Making it a Lil' Easier to Navigate the 'Big Easy'

Posted on April 21, 2009 by Dick Alexander

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[IMAGE]NORTA.jpg[/IMAGE]New Orleans made world headlines in 2005 when it was devastated by Hurricane Katrina. The storm inflicted unprecedented damage on homes and lives, destroyed infrastructure and impaired the city’s ability to provide services to its residents in a time of need. The hurricane destroyed nearly half of the New Orleans Regional Transit Authority (RTA) fleet and seriously damaged many vehicles.

Hurricane Katrina remains the costliest and deadliest natural disaster in American history. While world attention has faded, recovery efforts continue in New Orleans. And, in January, the city reached a milestone with the launch of The Lil’ Easy, an innovative, cost-effective transit-on-demand service.

Meeting the challenge

To meet its daunting challenges, the RTA’s Board of Commissioners turned to Veolia Transportation, which provided a compelling vision for a well designed and integrated transit network that would catalyze and support renewal, and presented a path to achieve that vision.

In October 2008, the Board of Commissioners initiated a management contract with the company. In the first phase of the contract, Veolia Transportation is providing several senior managers to achieve key performance and operational milestones. The contract will transition into a delegated management model during 2009. Under this model, while continuing to report to the RTA Board of Commissioners, Veolia will perform the functions of the transit agency, including operations, service delivery, customer care, route/system design, technology, marketing, customer information, grants administration, finance, HR, community relations and more. While delegated-management models are widely used in Europe, this will be the first known use of it by a major city in the U.S.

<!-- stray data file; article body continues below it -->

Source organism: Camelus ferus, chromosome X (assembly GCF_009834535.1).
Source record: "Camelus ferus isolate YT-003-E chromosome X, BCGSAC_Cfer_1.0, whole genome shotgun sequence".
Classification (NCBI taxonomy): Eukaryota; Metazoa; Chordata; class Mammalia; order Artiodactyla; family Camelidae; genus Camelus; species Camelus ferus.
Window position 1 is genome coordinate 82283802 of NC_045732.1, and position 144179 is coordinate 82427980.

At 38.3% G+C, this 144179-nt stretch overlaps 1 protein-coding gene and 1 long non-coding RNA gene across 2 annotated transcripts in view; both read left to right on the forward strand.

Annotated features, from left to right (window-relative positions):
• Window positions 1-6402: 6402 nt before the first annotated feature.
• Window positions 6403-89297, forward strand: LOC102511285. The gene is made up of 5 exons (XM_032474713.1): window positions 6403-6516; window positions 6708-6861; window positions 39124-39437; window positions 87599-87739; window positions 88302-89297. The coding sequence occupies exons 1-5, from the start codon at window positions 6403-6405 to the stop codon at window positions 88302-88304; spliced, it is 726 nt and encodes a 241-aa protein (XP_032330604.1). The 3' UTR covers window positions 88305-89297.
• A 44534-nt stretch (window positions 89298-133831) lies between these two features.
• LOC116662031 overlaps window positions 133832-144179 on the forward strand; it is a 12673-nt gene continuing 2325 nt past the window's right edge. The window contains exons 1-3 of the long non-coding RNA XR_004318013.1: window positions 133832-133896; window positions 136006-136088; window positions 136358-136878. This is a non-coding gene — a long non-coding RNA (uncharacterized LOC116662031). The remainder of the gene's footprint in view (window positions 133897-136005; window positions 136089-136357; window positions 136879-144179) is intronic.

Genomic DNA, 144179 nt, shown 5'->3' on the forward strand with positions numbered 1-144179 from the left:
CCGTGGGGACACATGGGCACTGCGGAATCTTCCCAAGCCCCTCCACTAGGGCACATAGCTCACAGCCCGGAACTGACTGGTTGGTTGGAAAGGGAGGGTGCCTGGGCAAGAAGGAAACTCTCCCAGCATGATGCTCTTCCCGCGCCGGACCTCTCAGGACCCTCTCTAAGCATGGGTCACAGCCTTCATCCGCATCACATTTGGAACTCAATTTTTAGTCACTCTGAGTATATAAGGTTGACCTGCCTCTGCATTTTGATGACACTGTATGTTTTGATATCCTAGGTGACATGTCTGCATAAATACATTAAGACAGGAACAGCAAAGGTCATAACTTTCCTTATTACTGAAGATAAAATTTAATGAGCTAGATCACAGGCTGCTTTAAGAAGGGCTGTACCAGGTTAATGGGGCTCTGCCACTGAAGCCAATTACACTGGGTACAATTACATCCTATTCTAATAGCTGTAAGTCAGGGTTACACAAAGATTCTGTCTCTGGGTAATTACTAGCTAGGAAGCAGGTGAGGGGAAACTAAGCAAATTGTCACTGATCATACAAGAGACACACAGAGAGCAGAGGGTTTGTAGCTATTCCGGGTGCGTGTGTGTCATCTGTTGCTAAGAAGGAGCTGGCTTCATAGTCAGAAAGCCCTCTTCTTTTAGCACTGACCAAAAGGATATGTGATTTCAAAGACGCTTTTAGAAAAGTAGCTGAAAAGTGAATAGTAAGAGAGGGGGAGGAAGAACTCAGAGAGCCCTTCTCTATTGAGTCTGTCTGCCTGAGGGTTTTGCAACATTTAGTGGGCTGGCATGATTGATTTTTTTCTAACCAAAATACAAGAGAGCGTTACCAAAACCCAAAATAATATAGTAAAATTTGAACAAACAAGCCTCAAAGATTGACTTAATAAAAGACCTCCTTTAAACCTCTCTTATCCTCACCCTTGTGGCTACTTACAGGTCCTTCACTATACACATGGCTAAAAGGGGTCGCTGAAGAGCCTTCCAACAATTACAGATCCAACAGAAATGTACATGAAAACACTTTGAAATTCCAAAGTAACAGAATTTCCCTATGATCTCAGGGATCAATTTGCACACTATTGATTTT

One of the new management team’s first priorities was to realign service and capacity to reflect New Orleans’ post-Katrina population, starting with the Lower 9th Ward.

The Lower 9th Ward

“Of all the communities, Katrina hit the Lower 9th Ward the hardest, so it was fitting that the revitalization efforts start in that area,” says Justin Augustine, GM, New Orleans, for Veolia Transportation and long-time New Orleans resident.

Almost overnight, the population of the Lower 9th Ward declined 85 percent, from more than 18,000 to less than 2,000 residents. While the Lower 9th’s population changed, its need for transit did not. For most residents, buses remained a vital lifeline, enabling them to travel for groceries, appointments, school or work.

But the Lower 9th Ward’s plunging population compounded the RTA’s post-Katrina challenges: how could it maintain its two much-needed fixed-route services in a community that was highly dependent on public transportation but had lost the critical population required to support it?

Clearly, fixed-route transit was not an effective mobility solution for resettled Lower 9th Ward residents. Faced with long walks to the nearest stop, inconvenient transfers and lengthy commute times, many began abandoning transit. Large buses travelling the Lower 9th’s sparsely populated corridors were frequently empty, creating a negative image and financial strain for the transit agency.

When asked, transit users told RTA officials they needed transportation that was fast, frequent and close at hand. In response, Veolia Transportation provided an innovative solution, already in use in Europe, which works for areas that don’t have the population density to support a fixed route service. Originally designed as a “last mile” service to collect passengers along the fringes of conventional transit routes, the EasyBus model has also proven to be an ideal mobility solution for sparsely populated neighborhoods like the Lower 9th. By utilizing this concept, fixed routes in and around the Lower 9th could be rearranged and streamlined, with more transfer opportunities.

A dialogue was established with community leaders and residents to help explain, define, design and even name the new service. It was launched in January 2009 and branded as The Lil’ Easy.

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